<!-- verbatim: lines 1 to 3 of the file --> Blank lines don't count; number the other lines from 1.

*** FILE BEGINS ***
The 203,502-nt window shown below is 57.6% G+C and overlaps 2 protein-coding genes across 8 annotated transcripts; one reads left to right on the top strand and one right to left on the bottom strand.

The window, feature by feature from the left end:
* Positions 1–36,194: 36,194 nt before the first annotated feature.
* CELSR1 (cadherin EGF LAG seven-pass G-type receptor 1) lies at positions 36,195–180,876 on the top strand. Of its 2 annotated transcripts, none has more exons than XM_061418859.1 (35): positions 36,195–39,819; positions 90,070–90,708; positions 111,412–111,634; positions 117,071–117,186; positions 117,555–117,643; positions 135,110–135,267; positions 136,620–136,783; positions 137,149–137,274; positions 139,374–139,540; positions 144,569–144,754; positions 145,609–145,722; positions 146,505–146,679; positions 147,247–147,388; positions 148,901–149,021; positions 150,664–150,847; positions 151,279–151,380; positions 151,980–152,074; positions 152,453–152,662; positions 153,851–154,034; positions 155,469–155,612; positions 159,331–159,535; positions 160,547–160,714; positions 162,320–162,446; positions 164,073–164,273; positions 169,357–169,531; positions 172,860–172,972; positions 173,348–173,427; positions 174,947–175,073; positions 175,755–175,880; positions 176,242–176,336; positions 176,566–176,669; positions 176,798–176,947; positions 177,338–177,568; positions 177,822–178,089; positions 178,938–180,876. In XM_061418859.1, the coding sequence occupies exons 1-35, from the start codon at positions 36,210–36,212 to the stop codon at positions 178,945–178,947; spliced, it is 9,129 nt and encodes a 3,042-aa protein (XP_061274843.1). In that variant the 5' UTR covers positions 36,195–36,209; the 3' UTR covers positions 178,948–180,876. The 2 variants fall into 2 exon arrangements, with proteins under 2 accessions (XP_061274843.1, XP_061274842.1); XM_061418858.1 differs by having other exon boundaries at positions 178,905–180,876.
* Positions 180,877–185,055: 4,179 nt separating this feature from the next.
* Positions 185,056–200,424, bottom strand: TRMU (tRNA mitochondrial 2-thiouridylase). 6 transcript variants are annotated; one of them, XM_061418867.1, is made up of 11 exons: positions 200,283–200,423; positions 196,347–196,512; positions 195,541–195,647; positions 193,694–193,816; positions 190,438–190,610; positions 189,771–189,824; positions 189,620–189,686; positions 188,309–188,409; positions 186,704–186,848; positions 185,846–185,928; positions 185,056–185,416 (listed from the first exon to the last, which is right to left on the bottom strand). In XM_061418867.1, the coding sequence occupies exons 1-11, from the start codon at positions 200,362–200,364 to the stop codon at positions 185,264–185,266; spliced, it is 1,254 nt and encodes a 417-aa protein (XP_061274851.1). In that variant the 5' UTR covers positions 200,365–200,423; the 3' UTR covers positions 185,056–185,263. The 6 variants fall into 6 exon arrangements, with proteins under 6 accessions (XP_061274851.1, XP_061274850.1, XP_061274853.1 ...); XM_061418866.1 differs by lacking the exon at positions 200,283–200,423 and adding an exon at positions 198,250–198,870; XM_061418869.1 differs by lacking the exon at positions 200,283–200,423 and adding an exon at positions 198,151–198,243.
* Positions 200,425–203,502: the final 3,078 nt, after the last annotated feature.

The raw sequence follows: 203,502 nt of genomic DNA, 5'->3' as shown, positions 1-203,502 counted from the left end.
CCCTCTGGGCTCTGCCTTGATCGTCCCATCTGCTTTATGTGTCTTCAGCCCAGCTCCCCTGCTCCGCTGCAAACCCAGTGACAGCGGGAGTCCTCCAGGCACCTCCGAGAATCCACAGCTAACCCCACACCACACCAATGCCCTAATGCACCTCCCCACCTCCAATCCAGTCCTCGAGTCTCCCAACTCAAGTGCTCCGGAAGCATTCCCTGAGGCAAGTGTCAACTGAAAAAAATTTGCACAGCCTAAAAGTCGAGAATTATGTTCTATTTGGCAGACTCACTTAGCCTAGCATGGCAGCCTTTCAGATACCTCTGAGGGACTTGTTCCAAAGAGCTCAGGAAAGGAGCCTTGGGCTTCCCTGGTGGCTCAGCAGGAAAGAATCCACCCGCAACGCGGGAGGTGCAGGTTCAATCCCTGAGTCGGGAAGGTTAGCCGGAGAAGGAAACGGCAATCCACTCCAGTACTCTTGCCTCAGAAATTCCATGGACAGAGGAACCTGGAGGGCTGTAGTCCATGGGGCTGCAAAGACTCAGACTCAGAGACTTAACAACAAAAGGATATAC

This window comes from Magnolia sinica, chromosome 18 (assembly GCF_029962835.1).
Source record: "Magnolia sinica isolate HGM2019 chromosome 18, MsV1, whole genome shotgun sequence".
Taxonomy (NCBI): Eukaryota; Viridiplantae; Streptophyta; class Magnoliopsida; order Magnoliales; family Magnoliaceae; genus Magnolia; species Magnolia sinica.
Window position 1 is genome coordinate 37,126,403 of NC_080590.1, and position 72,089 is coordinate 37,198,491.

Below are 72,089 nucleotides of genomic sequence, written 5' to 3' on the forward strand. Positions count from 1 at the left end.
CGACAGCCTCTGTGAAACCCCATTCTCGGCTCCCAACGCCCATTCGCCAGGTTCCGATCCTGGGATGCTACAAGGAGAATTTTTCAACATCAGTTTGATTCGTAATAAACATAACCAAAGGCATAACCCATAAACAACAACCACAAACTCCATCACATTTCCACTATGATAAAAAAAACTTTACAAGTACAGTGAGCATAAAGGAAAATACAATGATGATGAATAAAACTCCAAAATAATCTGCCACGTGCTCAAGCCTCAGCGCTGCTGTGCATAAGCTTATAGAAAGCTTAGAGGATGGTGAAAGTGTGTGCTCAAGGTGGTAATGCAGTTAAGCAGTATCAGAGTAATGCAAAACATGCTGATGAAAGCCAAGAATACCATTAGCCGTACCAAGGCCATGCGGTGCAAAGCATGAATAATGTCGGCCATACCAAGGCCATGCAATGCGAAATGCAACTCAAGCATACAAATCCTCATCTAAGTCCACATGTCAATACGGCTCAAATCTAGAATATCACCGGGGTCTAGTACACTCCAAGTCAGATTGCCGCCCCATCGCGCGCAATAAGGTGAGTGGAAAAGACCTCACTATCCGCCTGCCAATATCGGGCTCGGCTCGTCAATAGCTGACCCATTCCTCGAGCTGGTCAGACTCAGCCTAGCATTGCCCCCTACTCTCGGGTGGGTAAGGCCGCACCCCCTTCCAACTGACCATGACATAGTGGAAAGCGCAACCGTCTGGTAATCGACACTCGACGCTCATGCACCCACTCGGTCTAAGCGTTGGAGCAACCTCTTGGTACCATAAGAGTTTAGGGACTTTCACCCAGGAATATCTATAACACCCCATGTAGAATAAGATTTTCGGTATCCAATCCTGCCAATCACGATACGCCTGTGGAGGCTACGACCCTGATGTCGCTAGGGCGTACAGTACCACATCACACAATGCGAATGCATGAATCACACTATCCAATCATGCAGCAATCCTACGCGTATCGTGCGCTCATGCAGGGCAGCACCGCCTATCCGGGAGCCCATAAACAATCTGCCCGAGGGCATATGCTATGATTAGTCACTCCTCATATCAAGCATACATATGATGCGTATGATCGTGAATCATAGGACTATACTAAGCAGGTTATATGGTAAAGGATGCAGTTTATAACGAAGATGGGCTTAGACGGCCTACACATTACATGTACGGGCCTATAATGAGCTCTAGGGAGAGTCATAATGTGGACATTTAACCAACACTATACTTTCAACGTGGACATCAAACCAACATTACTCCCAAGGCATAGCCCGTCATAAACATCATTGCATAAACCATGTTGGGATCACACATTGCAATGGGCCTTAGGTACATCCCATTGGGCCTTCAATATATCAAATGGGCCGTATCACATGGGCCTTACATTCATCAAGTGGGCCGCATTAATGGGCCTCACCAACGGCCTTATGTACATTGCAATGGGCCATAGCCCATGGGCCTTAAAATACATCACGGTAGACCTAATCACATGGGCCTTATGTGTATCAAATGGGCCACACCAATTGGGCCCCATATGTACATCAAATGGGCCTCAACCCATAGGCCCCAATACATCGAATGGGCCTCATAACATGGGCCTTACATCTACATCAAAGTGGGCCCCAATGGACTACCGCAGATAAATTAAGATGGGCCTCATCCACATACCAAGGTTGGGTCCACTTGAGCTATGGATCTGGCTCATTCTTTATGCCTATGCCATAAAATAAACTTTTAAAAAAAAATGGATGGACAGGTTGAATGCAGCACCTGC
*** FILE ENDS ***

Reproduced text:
The 203,502-nt window shown below is 57.6% G+C and overlaps 2 protein-coding genes across 8 annotated transcripts; one reads left to right on the top strand and one right to left on the bottom strand.

The window, feature by feature from the left end:
* Positions 1–36,194: 36,194 nt before the first annotated feature.